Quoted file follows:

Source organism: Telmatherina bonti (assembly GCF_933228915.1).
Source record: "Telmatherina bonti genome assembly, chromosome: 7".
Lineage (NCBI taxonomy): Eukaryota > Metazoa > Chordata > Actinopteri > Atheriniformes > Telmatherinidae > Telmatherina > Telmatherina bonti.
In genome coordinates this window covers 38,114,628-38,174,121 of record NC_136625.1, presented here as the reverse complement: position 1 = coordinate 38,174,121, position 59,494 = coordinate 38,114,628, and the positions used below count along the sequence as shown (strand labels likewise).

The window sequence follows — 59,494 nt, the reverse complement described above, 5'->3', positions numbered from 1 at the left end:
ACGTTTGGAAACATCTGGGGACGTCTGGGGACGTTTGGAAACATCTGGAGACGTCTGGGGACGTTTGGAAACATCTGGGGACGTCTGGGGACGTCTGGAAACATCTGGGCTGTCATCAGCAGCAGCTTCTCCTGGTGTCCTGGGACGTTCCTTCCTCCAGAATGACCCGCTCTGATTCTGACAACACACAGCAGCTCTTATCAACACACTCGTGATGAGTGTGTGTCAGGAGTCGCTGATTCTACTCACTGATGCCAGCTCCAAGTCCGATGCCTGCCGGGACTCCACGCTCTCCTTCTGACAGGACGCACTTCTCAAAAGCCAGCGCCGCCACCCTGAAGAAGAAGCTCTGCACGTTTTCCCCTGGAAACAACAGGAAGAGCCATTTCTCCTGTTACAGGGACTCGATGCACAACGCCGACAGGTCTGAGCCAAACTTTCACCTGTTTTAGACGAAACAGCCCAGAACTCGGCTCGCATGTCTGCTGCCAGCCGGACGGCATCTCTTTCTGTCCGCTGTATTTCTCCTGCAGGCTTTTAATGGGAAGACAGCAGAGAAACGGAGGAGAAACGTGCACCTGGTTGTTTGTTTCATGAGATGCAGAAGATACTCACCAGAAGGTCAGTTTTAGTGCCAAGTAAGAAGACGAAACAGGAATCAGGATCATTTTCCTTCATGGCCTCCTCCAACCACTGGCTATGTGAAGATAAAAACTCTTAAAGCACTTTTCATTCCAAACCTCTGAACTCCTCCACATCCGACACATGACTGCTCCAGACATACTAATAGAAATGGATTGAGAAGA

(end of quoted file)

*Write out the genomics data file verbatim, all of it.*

Source organism: Telmatherina bonti (assembly GCF_933228915.1).
Source record: "Telmatherina bonti genome assembly, chromosome: 7".
Lineage (NCBI taxonomy): Eukaryota > Metazoa > Chordata > Actinopteri > Atheriniformes > Telmatherinidae > Telmatherina > Telmatherina bonti.
In genome coordinates this window covers 38,114,628-38,174,121 of record NC_136625.1, presented here as the reverse complement: position 1 = coordinate 38,174,121, position 59,494 = coordinate 38,114,628, and the positions used below count along the sequence as shown (strand labels likewise).

The window sequence follows — 59,494 nt, the reverse complement described above, 5'->3', positions numbered from 1 at the left end:
ACGTTTGGAAACATCTGGGGACGTCTGGGGACGTTTGGAAACATCTGGAGACGTCTGGGGACGTTTGGAAACATCTGGGGACGTCTGGGGACGTCTGGAAACATCTGGGCTGTCATCAGCAGCAGCTTCTCCTGGTGTCCTGGGACGTTCCTTCCTCCAGAATGACCCGCTCTGATTCTGACAACACACAGCAGCTCTTATCAACACACTCGTGATGAGTGTGTGTCAGGAGTCGCTGATTCTACTCACTGATGCCAGCTCCAAGTCCGATGCCTGCCGGGACTCCACGCTCTCCTTCTGACAGGACGCACTTCTCAAAAGCCAGCGCCGCCACCCTGAAGAAGAAGCTCTGCACGTTTTCCCCTGGAAACAACAGGAAGAGCCATTTCTCCTGTTACAGGGACTCGATGCACAACGCCGACAGGTCTGAGCCAAACTTTCACCTGTTTTAGACGAAACAGCCCAGAACTCGGCTCGCATGTCTGCTGCCAGCCGGACGGCATCTCTTTCTGTCCGCTGTATTTCTCCTGCAGGCTTTTAATGGGAAGACAGCAGAGAAACGGAGGAGAAACGTGCACCTGGTTGTTTGTTTCATGAGATGCAGAAGATACTCACCAGAAGGTCAGTTTTAGTGCCAAGTAAGAAGACGAAACAGGAATCAGGATCATTTTCCTTCATGGCCTCCTCCAACCACTGGCTATGTGAAGATAAAAACTCTTAAAGCACTTTTCATTCCAAACCTCTGAACTCCTCCACATCCGACACATGACTGCTCCAGACATACTAATAGAAATGGATTGAGAAGA